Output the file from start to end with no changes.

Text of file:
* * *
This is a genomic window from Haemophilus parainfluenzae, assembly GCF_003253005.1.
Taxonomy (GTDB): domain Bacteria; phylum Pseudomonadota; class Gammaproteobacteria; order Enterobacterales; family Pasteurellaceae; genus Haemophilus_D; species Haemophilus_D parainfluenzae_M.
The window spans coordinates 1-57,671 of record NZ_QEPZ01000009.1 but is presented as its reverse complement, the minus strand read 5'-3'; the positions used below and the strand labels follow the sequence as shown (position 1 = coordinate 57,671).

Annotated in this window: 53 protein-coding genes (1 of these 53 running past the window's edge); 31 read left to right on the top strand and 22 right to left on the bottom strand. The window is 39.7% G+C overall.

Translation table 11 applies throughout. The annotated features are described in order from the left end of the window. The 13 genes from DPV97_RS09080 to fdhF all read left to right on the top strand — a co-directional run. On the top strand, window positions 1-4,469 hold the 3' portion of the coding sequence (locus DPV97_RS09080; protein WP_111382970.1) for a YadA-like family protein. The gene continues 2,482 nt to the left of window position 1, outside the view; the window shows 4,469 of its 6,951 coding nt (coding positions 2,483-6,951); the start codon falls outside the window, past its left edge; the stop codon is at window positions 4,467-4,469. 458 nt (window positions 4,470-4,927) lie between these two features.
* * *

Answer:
This is a genomic window from Haemophilus parainfluenzae, assembly GCF_003253005.1.
Taxonomy (GTDB): domain Bacteria; phylum Pseudomonadota; class Gammaproteobacteria; order Enterobacterales; family Pasteurellaceae; genus Haemophilus_D; species Haemophilus_D parainfluenzae_M.
The window spans coordinates 1-57,671 of record NZ_QEPZ01000009.1 but is presented as its reverse complement, the minus strand read 5'-3'; the positions used below and the strand labels follow the sequence as shown (position 1 = coordinate 57,671).

Annotated in this window: 53 protein-coding genes (1 of these 53 running past the window's edge); 31 read left to right on the top strand and 22 right to left on the bottom strand. The window is 39.7% G+C overall.

Translation table 11 applies throughout. The annotated features are described in order from the left end of the window. The 13 genes from DPV97_RS09080 to fdhF all read left to right on the top strand — a co-directional run. On the top strand, window positions 1-4,469 hold the 3' portion of the coding sequence (locus DPV97_RS09080; protein WP_111382970.1) for a YadA-like family protein. The gene continues 2,482 nt to the left of window position 1, outside the view; the window shows 4,469 of its 6,951 coding nt (coding positions 2,483-6,951); the start codon falls outside the window, past its left edge; the stop codon is at window positions 4,467-4,469. 458 nt (window positions 4,470-4,927) lie between these two features.